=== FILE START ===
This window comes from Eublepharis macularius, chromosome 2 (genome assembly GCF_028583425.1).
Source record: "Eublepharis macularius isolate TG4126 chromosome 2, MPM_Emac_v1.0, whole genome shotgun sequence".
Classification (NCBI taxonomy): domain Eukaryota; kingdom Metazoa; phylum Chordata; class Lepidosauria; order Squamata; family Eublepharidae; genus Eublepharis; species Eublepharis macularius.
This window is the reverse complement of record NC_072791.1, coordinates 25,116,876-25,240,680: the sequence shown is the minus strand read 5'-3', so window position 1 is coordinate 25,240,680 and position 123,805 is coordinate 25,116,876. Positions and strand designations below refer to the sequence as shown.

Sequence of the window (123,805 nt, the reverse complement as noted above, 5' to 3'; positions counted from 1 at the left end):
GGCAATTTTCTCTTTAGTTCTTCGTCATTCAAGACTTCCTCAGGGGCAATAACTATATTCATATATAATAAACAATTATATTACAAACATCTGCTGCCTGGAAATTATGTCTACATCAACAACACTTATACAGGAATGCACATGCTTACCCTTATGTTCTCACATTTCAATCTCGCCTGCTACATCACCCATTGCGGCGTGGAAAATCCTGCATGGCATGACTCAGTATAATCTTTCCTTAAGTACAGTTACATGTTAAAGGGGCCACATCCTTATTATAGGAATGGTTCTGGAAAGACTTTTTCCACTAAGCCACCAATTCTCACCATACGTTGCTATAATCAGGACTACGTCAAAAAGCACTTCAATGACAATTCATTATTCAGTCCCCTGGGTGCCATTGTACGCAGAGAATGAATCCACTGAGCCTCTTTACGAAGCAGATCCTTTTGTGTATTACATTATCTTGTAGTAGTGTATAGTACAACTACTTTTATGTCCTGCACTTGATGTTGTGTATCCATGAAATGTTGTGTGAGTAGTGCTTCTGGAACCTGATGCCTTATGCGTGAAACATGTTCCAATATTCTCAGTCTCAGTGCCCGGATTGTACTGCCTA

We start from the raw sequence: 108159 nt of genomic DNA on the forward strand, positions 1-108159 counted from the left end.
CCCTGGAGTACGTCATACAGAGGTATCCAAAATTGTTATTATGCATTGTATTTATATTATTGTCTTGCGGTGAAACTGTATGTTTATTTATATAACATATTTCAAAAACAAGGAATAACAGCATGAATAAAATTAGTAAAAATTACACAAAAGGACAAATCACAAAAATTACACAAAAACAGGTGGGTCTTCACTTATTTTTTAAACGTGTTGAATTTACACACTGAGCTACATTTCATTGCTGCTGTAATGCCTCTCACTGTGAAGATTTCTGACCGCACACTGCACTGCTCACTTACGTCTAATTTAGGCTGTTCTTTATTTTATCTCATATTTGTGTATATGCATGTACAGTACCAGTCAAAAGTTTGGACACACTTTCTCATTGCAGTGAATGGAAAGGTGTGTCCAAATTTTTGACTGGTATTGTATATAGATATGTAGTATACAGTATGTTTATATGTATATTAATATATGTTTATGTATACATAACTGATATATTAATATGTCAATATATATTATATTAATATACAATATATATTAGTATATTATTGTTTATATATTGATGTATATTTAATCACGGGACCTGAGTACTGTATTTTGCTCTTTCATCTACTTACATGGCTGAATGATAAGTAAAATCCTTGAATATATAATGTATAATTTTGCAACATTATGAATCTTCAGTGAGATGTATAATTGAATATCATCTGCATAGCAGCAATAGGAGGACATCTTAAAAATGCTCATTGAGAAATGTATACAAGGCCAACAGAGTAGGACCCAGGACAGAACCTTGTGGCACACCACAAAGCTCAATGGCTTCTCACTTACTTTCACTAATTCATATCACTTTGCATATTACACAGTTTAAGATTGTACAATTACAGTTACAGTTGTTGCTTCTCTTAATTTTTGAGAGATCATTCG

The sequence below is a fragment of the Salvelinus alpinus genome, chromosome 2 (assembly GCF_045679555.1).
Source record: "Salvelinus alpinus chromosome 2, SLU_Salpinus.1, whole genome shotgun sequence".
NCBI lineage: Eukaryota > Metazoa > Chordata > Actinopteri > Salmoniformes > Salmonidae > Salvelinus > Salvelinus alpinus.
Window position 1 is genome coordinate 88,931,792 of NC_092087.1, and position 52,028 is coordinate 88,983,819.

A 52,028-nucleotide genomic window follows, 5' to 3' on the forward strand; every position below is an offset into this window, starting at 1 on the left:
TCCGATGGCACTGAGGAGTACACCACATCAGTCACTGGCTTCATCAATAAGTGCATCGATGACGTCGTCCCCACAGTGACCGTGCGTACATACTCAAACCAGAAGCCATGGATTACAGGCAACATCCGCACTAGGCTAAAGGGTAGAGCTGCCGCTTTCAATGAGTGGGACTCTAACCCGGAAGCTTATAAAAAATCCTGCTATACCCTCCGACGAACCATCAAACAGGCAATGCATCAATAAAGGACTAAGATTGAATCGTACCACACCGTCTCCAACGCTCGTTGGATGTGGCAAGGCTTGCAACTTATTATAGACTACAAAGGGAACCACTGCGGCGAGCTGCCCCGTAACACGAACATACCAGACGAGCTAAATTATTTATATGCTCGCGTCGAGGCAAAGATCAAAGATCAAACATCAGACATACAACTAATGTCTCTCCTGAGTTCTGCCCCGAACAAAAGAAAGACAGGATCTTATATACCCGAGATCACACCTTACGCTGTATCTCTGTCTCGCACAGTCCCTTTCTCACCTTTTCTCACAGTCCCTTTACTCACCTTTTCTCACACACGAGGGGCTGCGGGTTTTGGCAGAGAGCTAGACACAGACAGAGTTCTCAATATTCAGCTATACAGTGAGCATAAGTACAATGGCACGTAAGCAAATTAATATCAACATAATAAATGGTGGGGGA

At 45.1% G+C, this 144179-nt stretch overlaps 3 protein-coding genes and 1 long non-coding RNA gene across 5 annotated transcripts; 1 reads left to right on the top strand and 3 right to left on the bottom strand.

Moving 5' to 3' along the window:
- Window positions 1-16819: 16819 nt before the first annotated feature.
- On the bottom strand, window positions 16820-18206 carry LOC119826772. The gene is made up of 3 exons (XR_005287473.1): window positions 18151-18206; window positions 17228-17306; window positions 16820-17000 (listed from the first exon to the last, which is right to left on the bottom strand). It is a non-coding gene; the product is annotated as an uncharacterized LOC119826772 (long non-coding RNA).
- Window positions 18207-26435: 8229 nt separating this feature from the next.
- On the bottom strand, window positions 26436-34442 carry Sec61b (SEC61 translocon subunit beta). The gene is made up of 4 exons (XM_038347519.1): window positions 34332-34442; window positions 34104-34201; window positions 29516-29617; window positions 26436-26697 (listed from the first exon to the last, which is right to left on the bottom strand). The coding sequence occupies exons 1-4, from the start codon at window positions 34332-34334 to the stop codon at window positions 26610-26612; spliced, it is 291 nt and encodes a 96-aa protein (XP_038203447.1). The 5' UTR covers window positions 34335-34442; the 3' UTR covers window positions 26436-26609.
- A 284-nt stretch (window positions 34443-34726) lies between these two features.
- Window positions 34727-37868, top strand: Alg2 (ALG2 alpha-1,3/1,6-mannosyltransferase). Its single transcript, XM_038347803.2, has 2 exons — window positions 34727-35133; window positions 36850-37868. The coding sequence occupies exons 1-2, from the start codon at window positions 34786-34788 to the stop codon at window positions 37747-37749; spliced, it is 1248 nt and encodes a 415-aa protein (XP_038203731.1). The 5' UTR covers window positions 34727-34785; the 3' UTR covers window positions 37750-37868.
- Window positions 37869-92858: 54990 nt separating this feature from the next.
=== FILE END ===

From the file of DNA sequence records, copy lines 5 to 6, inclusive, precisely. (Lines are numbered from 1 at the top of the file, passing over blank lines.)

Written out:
Sequence of the window (123,805 nt, the reverse complement as noted above, 5' to 3'; positions counted from 1 at the left end):
GGCAATTTTCTCTTTAGTTCTTCGTCATTCAAGACTTCCTCAGGGGCAATAACTATATTCATATATAATAAACAATTATATTACAAACATCTGCTGCCTGGAAATTATGTCTACATCAACAACACTTATACAGGAATGCACATGCTTACCCTTATGTTCTCACATTTCAATCTCGCCTGCTACATCACCCATTGCGGCGTGGAAAATCCTGCATGGCATGACTCAGTATAATCTTTCCTTAAGTACAGTTACATGTTAAAGGGGCCACATCCTTATTATAGGAATGGTTCTGGAAAGACTTTTTCCACTAAGCCACCAATTCTCACCATACGTTGCTATAATCAGGACTACGTCAAAAAGCACTTCAATGACAATTCATTATTCAGTCCCCTGGGTGCCATTGTACGCAGAGAATGAATCCACTGAGCCTCTTTACGAAGCAGATCCTTTTGTGTATTACATTATCTTGTAGTAGTGTATAGTACAACTACTTTTATGTCCTGCACTTGATGTTGTGTATCCATGAAATGTTGTGTGAGTAGTGCTTCTGGAACCTGATGCCTTATGCGTGAAACATGTTCCAATATTCTCAGTCTCAGTGCCCGGATTGTACTGCCTA